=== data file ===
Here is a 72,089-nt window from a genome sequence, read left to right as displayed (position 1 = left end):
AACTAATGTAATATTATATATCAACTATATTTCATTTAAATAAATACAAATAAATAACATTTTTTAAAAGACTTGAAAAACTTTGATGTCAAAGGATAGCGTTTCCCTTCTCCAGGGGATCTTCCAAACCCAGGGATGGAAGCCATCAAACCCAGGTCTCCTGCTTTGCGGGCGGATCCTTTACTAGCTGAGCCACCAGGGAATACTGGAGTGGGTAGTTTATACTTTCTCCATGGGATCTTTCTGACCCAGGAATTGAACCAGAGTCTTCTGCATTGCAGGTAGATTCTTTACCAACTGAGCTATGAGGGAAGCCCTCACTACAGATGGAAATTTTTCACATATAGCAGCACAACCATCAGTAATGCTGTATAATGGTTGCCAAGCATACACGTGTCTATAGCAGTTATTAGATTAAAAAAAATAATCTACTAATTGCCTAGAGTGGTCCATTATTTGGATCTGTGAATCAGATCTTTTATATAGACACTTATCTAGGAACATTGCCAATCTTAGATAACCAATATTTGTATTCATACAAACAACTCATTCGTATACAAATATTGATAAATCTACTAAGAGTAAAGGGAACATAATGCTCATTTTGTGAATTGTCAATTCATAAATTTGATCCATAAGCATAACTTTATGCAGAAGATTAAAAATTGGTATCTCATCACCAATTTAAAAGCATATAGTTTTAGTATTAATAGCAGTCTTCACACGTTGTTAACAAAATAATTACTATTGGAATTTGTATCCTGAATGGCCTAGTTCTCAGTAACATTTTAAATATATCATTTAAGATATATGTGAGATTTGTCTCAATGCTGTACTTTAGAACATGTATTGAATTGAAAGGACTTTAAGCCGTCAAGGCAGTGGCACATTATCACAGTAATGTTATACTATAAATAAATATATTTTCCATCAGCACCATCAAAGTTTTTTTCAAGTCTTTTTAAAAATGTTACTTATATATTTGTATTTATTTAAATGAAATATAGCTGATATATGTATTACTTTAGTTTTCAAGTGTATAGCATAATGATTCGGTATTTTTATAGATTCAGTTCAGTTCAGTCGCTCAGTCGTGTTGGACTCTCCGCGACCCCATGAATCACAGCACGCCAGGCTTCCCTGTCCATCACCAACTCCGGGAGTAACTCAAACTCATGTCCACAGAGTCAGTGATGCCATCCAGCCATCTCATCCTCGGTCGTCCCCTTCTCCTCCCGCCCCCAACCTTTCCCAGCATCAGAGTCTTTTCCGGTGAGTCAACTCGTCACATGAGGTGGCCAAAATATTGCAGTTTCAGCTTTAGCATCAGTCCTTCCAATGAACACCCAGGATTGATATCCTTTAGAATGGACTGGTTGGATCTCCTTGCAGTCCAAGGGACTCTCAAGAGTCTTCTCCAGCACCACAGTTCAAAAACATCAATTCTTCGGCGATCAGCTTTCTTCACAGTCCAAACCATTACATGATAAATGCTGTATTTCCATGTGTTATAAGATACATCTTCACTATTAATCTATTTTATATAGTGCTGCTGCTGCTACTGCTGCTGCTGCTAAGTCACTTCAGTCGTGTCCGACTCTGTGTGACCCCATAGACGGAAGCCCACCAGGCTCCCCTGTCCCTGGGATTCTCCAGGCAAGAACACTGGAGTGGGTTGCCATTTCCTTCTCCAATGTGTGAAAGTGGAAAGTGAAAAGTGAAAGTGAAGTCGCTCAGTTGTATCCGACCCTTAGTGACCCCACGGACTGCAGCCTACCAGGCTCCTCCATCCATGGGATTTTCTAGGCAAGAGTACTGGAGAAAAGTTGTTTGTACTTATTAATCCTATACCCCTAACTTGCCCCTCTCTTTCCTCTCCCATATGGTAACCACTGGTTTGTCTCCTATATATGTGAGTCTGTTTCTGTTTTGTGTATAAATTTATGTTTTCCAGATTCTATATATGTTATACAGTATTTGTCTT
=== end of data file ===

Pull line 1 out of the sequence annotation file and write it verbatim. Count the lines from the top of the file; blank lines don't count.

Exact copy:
Here is a 72,089-nt window from a genome sequence, read left to right as displayed (position 1 = left end):